Synopsis by Clarke Fountain
Black is the approximate color of roasted coffee beans, the color (more or less) of the individuals followed in this documentary, and the exact color of their futures in the coffee-plantation business. The filmmakers have followed developments in this same part of Papua New Guinea for almost twenty years, beginning with an exploration of the early encounters of these tribal people with "civilization" in First Contact, and an account of relations between a capitalistic and entrepreneurial half-breed and his Ganigra relatives in Joe Leahy's Neighbors. Despite his parentage, the eponymous Mr. Leahy is a classic colonialist, disparaging his tribal neighbors for laziness and lack of intelligence while at the same time attempting to exploit them "for their own good." In that earlier film, he got them to sell him some of their land so that he could plant coffee on it. In this one, he has bought even more of their land in a deal which entitles him to sixty percent of the profits made from it. However, since then, the bottom has dropped out of the coffee market and now everybody is hurting, including the tribesmen, former subsistence farmers who have converted their formerly self-sufficient livelihood to a cash basis. This is just what everybody from the World Bank to Mr. Leahy has been urging them to do. Lucky them. However, they still have tribal customs that lead to war between tribes, and this film shows them heading off to battle and coping with its aftermath.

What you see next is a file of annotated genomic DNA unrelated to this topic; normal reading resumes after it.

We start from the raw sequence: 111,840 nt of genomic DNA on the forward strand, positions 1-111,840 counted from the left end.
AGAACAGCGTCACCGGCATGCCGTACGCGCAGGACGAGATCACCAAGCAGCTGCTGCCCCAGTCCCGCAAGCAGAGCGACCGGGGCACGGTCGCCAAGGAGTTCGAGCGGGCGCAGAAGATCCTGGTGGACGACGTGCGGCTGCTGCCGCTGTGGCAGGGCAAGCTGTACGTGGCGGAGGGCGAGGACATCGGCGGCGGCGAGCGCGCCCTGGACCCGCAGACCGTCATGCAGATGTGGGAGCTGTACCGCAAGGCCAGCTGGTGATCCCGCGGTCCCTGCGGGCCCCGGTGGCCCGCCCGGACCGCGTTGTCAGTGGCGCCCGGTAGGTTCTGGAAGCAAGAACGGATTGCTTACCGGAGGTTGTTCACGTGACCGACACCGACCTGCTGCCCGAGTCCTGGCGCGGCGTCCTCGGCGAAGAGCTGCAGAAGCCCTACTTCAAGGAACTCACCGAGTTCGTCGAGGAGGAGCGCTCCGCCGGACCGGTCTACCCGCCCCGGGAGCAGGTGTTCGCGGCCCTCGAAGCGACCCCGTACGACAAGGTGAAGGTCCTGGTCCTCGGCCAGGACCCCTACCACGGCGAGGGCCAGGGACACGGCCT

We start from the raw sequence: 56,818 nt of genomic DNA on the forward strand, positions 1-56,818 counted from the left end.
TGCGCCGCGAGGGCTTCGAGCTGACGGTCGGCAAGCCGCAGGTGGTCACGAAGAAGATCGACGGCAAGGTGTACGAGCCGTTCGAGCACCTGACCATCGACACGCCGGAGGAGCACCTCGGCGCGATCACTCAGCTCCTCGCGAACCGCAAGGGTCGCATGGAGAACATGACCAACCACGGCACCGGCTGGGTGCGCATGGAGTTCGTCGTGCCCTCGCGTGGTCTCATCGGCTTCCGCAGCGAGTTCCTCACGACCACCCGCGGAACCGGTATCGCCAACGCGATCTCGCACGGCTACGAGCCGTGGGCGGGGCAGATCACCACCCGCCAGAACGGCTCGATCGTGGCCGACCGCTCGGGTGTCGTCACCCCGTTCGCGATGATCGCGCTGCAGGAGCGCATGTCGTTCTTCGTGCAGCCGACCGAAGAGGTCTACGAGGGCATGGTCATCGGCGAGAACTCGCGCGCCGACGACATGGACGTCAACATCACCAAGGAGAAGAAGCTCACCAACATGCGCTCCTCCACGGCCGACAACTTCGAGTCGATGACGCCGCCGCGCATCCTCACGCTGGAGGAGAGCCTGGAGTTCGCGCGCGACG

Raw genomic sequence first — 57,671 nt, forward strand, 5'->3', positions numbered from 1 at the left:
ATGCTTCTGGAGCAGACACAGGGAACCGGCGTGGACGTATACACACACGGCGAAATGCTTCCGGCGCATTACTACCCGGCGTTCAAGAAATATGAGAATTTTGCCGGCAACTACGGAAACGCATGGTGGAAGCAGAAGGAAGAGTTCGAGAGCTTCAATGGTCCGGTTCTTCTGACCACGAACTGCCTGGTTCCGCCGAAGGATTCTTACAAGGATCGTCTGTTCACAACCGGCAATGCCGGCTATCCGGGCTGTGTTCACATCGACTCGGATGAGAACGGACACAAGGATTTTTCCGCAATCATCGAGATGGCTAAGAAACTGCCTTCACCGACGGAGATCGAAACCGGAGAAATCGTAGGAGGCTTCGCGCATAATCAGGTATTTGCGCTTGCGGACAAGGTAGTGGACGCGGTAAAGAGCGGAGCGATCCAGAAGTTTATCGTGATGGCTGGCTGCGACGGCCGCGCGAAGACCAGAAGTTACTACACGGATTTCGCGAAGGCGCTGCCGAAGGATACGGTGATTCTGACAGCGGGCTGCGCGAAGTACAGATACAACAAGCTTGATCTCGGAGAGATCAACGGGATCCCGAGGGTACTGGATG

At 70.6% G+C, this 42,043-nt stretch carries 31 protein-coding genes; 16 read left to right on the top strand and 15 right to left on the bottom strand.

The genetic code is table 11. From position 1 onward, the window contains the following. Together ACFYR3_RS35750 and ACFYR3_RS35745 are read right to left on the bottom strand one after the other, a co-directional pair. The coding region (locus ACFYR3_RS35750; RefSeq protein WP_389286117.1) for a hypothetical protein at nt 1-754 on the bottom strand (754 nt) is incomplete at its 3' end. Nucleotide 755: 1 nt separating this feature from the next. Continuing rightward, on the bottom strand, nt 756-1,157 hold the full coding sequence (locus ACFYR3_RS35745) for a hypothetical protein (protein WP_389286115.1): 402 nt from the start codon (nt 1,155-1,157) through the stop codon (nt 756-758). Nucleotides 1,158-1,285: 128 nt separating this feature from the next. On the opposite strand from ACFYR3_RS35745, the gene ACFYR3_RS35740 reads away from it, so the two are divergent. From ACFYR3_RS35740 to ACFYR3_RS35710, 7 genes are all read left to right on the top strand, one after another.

coffee, colonialism, exploitation, field-worker, New-Zealand, plantation, tribe, war